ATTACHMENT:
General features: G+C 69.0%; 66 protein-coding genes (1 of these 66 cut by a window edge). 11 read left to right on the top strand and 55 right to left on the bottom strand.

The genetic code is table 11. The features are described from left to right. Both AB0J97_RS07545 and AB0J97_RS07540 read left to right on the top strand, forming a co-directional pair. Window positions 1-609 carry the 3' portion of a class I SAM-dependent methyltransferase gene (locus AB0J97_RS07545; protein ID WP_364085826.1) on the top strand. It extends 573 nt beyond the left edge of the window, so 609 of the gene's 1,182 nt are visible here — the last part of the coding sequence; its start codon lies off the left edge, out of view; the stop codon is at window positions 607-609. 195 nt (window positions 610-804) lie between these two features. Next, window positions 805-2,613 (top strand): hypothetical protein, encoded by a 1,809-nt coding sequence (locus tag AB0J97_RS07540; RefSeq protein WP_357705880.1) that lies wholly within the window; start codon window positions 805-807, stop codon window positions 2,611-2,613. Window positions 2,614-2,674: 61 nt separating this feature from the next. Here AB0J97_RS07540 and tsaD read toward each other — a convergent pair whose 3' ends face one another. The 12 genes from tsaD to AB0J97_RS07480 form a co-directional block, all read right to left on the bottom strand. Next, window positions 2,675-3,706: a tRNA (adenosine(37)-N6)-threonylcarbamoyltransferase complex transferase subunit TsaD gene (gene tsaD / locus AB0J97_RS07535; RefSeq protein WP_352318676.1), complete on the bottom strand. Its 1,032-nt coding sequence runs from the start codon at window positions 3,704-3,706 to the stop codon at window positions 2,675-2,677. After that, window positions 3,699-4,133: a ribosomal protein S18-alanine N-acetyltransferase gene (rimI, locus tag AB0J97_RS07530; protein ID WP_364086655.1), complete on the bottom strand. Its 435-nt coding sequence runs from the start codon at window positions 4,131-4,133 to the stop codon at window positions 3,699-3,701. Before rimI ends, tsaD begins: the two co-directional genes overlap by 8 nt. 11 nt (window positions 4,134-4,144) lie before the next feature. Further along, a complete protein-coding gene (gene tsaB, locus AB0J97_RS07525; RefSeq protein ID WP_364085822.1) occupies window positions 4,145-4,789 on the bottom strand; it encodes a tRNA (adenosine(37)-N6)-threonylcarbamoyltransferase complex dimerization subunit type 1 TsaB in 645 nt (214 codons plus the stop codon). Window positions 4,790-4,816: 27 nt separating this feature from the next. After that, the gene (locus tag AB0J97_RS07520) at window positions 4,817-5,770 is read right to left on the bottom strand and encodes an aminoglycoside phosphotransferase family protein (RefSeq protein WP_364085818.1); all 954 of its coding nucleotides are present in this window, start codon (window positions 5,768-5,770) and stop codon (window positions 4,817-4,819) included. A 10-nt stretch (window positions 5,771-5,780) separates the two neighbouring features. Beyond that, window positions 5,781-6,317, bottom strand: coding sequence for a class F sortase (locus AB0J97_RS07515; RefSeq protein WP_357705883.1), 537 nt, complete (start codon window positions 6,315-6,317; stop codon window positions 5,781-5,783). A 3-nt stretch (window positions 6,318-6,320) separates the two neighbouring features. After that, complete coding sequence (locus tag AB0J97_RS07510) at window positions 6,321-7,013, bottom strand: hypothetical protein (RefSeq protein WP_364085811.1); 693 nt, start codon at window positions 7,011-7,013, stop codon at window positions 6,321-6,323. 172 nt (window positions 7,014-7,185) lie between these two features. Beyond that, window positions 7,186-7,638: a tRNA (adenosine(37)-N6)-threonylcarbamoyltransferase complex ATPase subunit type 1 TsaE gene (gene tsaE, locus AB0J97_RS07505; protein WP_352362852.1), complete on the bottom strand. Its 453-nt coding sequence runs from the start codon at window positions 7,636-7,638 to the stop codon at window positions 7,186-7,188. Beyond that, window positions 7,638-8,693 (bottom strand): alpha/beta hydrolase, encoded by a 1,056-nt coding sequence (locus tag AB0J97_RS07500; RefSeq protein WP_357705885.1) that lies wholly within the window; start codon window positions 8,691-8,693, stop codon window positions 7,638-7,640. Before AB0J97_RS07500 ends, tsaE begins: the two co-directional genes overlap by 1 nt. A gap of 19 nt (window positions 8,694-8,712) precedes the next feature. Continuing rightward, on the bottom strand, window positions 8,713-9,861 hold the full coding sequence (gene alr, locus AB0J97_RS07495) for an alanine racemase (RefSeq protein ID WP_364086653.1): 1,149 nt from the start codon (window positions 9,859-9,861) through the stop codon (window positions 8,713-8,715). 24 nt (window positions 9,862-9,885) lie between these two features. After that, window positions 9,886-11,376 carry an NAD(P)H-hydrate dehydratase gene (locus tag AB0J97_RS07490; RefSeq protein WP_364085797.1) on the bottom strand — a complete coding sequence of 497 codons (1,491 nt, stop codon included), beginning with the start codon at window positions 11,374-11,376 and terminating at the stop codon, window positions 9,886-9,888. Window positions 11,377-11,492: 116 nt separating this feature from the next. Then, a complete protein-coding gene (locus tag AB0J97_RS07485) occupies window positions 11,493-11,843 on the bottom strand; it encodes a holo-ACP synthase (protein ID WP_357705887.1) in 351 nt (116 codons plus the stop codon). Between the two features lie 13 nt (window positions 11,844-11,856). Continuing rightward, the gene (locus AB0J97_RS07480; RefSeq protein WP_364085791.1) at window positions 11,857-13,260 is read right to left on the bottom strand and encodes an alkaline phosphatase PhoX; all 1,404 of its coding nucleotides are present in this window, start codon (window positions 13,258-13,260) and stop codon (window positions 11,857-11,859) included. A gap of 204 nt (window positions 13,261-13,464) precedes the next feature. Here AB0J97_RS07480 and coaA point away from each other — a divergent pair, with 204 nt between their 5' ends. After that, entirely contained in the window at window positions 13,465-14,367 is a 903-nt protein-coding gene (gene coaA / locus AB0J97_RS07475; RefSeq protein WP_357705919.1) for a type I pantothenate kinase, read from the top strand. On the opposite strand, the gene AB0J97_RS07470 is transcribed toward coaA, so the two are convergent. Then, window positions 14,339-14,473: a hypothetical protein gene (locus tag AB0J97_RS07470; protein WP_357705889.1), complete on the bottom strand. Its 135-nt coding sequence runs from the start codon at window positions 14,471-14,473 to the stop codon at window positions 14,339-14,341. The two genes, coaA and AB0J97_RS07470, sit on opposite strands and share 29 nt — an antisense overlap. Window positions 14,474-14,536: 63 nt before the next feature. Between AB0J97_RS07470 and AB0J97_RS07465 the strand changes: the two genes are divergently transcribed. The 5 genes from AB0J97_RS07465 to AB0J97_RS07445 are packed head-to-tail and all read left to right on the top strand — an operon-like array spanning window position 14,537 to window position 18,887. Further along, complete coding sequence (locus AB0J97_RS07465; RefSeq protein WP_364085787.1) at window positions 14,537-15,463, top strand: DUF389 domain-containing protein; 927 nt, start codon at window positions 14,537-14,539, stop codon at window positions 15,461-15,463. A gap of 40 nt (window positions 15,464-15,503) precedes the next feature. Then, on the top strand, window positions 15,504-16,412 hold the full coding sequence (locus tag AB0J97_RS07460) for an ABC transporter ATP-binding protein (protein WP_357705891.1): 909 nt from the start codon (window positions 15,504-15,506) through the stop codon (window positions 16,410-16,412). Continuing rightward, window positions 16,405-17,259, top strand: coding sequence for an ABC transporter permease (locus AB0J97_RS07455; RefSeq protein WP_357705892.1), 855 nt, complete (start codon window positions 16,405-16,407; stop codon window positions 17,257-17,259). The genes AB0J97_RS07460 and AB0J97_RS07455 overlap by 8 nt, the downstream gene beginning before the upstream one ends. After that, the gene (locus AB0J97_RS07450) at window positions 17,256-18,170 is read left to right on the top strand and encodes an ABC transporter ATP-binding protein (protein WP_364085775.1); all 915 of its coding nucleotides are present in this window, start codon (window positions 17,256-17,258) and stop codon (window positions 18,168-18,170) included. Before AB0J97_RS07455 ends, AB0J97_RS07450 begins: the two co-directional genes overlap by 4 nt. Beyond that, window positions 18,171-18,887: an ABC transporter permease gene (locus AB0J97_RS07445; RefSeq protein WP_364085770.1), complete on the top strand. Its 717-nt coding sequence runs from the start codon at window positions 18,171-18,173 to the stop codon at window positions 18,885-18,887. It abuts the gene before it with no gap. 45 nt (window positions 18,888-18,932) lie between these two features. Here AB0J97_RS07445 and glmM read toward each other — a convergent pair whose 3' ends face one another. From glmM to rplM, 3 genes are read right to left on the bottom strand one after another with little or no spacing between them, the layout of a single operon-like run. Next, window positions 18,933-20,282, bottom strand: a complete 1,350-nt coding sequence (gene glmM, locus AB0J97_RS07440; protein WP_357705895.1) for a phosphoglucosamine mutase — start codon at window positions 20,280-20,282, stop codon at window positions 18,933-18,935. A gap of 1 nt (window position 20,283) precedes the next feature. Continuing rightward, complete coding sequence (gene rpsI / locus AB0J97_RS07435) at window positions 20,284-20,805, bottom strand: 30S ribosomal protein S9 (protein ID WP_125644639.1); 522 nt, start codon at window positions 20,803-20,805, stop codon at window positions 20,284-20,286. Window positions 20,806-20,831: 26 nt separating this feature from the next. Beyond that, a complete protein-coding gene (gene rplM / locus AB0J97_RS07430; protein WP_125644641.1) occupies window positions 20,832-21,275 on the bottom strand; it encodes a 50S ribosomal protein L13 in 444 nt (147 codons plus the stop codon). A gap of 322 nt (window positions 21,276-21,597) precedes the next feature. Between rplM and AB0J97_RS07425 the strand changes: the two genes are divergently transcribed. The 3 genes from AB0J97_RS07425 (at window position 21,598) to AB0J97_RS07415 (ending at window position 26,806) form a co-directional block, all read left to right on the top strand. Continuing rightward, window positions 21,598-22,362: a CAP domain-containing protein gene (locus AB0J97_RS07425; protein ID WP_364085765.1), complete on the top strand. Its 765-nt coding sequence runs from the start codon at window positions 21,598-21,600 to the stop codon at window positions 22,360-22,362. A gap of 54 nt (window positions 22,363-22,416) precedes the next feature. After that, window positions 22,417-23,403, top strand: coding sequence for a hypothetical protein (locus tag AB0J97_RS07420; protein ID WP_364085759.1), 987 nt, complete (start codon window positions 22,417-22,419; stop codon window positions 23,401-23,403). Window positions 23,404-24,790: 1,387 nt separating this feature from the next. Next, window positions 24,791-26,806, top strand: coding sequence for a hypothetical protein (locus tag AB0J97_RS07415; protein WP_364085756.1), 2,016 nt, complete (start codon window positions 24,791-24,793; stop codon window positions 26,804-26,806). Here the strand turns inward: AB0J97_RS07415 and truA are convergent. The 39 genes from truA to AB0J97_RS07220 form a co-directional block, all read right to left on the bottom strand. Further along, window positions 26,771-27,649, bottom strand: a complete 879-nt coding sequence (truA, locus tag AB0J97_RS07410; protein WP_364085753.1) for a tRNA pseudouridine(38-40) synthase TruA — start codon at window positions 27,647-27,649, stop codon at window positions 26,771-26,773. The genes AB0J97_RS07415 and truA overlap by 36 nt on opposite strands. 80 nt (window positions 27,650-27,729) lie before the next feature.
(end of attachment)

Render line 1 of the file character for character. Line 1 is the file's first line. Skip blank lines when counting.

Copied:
General features: G+C 69.0%; 66 protein-coding genes (1 of these 66 cut by a window edge). 11 read left to right on the top strand and 55 right to left on the bottom strand.